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spare ribs florida style - Page 2

post #21 of 31
Thread Starter 
FiU - i agree with your cautions on the lemon-lime juices overnight. i finally decided to go with what i planned, just prep the ribs this morning.

i don't have access to sugar cane - closest thing we would have would be molasses - perhaps that instead of brown sugar in the glaze?

i like the idea of serving with sliced oranges ~ will put that into action and will also use pineapple juice in the glaze rather than lemon and lime-aid. instead, i will serve those as beverages.

so here's what we have -

spare ribs and country style ribs -

rub - baste with lemon and lime juice, then a light film of mustard, then rub with lemon pepper and red pepper flakes added.

mop (ocassional, not every hour on the hour) - squirt/orange juice/teriyaki sauce and olive oil

finishing glaze - equal amounts of mustard, pineapple juice and dark brown sugar (or perhaps molasses).

serve with orange slices.

will hold temps around 250.

i'll also be smoking a mess of trout that we caught yesterday, rainbow and cutthroat. will season those and then smoke for an hour and a half or so, maybe two hours, on the cooler side of the smoker, closer to 220 or 225.

the neighbor kid caught a good-sized carp yesterday and asked if i would throw it on there for him - what the heck - might as well!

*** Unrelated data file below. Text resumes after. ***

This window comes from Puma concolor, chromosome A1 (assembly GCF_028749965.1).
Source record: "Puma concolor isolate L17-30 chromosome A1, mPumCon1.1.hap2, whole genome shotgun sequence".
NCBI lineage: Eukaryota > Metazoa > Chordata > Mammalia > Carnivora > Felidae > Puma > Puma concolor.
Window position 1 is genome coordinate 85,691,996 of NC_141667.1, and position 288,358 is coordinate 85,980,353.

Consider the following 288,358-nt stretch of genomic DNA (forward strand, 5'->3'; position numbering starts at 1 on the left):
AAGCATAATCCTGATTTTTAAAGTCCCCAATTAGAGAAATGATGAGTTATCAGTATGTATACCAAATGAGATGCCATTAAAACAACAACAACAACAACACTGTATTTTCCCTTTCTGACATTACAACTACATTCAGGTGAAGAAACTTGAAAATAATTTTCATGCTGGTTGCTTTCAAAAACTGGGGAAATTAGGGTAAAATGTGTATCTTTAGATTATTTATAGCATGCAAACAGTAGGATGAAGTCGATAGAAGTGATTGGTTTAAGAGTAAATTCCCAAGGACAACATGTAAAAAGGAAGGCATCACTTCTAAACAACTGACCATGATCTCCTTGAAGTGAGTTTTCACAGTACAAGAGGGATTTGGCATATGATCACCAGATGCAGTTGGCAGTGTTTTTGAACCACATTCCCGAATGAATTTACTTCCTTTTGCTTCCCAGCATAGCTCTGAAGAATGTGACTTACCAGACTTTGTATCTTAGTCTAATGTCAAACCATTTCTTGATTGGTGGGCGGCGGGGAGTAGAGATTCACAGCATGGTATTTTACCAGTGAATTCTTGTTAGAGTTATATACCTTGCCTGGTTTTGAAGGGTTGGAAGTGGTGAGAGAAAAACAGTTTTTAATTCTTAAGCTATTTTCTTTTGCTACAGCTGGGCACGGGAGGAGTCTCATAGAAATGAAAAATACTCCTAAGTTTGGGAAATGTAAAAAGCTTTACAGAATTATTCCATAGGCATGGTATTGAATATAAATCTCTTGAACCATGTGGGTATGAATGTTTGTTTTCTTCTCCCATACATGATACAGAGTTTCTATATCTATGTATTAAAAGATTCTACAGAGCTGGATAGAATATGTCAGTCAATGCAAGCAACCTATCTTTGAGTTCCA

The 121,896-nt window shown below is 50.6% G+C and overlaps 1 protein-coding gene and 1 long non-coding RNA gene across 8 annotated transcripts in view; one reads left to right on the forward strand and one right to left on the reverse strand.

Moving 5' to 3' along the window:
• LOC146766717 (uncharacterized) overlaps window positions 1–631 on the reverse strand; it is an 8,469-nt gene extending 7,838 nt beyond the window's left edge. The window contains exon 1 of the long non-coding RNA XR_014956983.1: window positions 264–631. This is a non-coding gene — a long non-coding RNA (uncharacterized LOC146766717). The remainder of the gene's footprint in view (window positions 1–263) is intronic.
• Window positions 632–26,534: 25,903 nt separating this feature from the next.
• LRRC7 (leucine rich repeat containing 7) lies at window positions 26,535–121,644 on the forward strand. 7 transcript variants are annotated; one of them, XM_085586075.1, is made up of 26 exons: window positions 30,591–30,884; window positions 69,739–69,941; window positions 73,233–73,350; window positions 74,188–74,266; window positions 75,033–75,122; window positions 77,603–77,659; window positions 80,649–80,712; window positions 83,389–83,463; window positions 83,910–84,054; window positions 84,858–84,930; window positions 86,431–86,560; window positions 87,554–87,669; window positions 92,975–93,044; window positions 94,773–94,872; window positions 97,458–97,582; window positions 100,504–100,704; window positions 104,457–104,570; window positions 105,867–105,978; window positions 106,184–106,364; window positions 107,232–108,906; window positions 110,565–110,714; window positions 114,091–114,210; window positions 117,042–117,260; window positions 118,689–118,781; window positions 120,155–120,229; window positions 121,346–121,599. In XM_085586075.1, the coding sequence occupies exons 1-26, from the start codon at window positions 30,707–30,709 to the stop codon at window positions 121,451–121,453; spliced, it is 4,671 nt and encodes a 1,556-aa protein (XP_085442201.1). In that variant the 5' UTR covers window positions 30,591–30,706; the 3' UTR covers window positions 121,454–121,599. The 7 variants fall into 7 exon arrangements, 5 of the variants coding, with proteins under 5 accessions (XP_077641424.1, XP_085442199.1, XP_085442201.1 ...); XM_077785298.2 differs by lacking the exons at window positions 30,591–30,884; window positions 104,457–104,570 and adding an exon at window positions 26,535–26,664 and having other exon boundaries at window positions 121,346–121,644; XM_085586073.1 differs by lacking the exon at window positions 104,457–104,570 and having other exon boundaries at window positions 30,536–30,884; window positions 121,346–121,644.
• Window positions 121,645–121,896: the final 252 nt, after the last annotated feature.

post #22 of 31
Thread Starter 
alright - prep work is done -

i've got the sares and the CS ribs sitting in the fridge. i squirted them with lemon and lime juice, then slathered them with a thin coat of dijon mustard, then added the rub. the rub might be just a little too "hot" as in red pepper flakes - we'll see how it turns out. i am thinking a lot of the heat will cook off with the slow smoke.

will prepare the mop soon and try to get these babies on the grate at noon. we're shooting for a 5pm sit-down for supper, so i think that will work fine. if it's a little alter, 530 or 6, no big deal. will start posting q-view when i put them on!
post #23 of 31
Thread Starter 
ok - getting a little bit later start than intended due to charcoal that wasn't quite "wet," but sure wasn't dry, either. i'm looking to get the meat on the gate by 1230 at the altest, hopefully earlier.

things look to be going well, other thqan that. i'll be smoking with hickory and using thelast of my kingsford briquettes - when they run out, i will switch over to the last of my kingsford lump.
post #24 of 31
Thread Starter 
mop recipe:

3/4 cup squirt
3/4 cup orange juice concentrate (no pulp)
1/4 cup kikkoman teriyaki sauce (homemade would have been better)
1/4 cup olive oil

looks good, smells good, tastes good.
post #25 of 31
Cant wait to see how it turns out. Good luck.